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Gov. Cuomo’s Grand Convention Center Plan Attacked From Many Angles

Pundits: It's A Money-Losing Idea; Questions Arise Over Agreed-To Deal
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NYC Convention Center

An artist’s rendering of what the proposed Convention Center in New York City could look like. (Photo courtesy: Genting Americas)

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NEW YORK (CBSNewYork) — The signature piece of Gov. Andrew Cuomo’s 2012 agenda is building a new convention center at Aqueduct racetrack.

But on Thursday questions were raised about whether it makes economic sense and whether the state followed proper procedures in selecting a developer, reports CBS 2’s Marcia Kramer.

“Thinking back on what we accomplished makes me tired,” Gov. Cuomo said.

With great bravado Cuomo on Wednesday touted Albany’s achievements and outlined his centerpiece for 2012 — a new $4 billion convention center at Aqueduct.

“Let’s build the largest convention center in the nation, period,” Cuomo said.

Even before the government made the announcement the Cuomo administration had quietly signed a letter of agreement to build the facility with the operator of the Aqueduct racino.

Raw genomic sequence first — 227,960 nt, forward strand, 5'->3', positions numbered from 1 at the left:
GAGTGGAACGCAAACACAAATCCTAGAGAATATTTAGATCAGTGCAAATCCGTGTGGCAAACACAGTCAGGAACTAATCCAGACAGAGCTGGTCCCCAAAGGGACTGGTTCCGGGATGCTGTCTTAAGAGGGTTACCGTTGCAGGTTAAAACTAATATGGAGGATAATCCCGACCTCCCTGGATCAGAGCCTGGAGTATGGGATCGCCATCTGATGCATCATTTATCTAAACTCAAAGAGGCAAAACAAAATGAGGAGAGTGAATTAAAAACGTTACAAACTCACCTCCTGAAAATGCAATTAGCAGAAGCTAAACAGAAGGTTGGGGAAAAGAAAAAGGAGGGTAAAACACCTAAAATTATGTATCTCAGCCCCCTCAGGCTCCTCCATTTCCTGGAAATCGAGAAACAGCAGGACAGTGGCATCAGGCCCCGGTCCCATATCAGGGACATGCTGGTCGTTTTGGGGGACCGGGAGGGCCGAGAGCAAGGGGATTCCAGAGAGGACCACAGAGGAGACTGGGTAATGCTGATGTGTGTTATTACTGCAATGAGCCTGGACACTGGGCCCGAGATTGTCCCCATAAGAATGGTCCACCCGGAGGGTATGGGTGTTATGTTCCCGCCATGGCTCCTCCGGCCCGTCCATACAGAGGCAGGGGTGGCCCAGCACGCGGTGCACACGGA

This as questions are being raised about the project.

“Convention centers all over the country are money-losing white elephants, so basically what the governor is saying is that we ought to build the nation’s largest money-losing white elephant in New York City,” said E.J. McMahon of the Manhattan Institute.

“When you figure that the biggest now is only at 55 percent of capacity, is that really the right way to go?” added Hofstra University law professor Lawrence Levy.

Others, however, are gung-ho over the idea.

“The fact is that bringing in a private investment, a $4 billion private investment, in a new convention center is going to be good for the five boroughs,” said Kathryn Wylde of the Partnership for New York City.

Now there are questions being raised about the deal itself. Sources told Kramer that the legislation authorizing the Aqueduct racino specifically states that any further development at the site has to be open to a “competitive process.” Other firms get to make proposals.

And what exactly did they agree to? Neither the governor’s office nor the racino operator would make the paperwork public.

“Any understanding you reach with somebody that involves the use of state land, some sort of concession from the state government, ought to be completely transparent from the very beginning,” McMahon said.

If the new convention center is built the Javits Center would be torn down, but right now its unclear when, or if, the wrecking balls should arrive.

Another question is whether the agreement gives the company the right to open a full-fledged casino if gambling is approved in New York.

Please offer your thoughts in the comments section below …

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